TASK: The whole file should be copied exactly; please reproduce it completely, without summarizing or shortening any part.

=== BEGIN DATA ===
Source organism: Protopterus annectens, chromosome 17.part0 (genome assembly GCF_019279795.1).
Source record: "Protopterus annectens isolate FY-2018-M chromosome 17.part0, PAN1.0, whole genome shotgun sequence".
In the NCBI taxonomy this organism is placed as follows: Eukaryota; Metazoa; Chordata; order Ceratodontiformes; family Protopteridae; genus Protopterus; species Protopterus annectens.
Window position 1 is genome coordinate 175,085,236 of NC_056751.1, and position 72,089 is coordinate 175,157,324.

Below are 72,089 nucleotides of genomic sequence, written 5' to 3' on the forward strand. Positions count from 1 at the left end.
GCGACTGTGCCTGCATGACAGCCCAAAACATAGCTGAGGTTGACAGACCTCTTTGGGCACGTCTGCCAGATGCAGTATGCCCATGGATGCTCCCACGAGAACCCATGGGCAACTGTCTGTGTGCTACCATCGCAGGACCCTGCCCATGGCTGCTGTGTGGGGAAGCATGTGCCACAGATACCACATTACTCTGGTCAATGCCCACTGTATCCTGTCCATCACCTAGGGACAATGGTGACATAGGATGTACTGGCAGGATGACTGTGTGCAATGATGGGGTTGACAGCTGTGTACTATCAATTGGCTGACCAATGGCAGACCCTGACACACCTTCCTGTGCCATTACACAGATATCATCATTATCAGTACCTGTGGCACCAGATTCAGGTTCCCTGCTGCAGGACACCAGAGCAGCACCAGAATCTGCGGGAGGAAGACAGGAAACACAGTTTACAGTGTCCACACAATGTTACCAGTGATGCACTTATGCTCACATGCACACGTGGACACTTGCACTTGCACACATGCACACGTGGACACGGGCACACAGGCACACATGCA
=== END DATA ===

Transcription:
Source organism: Protopterus annectens, chromosome 17.part0 (genome assembly GCF_019279795.1).
Source record: "Protopterus annectens isolate FY-2018-M chromosome 17.part0, PAN1.0, whole genome shotgun sequence".
In the NCBI taxonomy this organism is placed as follows: Eukaryota; Metazoa; Chordata; order Ceratodontiformes; family Protopteridae; genus Protopterus; species Protopterus annectens.
Window position 1 is genome coordinate 175,085,236 of NC_056751.1, and position 72,089 is coordinate 175,157,324.

Below are 72,089 nucleotides of genomic sequence, written 5' to 3' on the forward strand. Positions count from 1 at the left end.
GCGACTGTGCCTGCATGACAGCCCAAAACATAGCTGAGGTTGACAGACCTCTTTGGGCACGTCTGCCAGATGCAGTATGCCCATGGATGCTCCCACGAGAACCCATGGGCAACTGTCTGTGTGCTACCATCGCAGGACCCTGCCCATGGCTGCTGTGTGGGGAAGCATGTGCCACAGATACCACATTACTCTGGTCAATGCCCACTGTATCCTGTCCATCACCTAGGGACAATGGTGACATAGGATGTACTGGCAGGATGACTGTGTGCAATGATGGGGTTGACAGCTGTGTACTATCAATTGGCTGACCAATGGCAGACCCTGACACACCTTCCTGTGCCATTACACAGATATCATCATTATCAGTACCTGTGGCACCAGATTCAGGTTCCCTGCTGCAGGACACCAGAGCAGCACCAGAATCTGCGGGAGGAAGACAGGAAACACAGTTTACAGTGTCCACACAATGTTACCAGTGATGCACTTATGCTCACATGCACACGTGGACACTTGCACTTGCACACATGCACACGTGGACACGGGCACACAGGCACACATGCA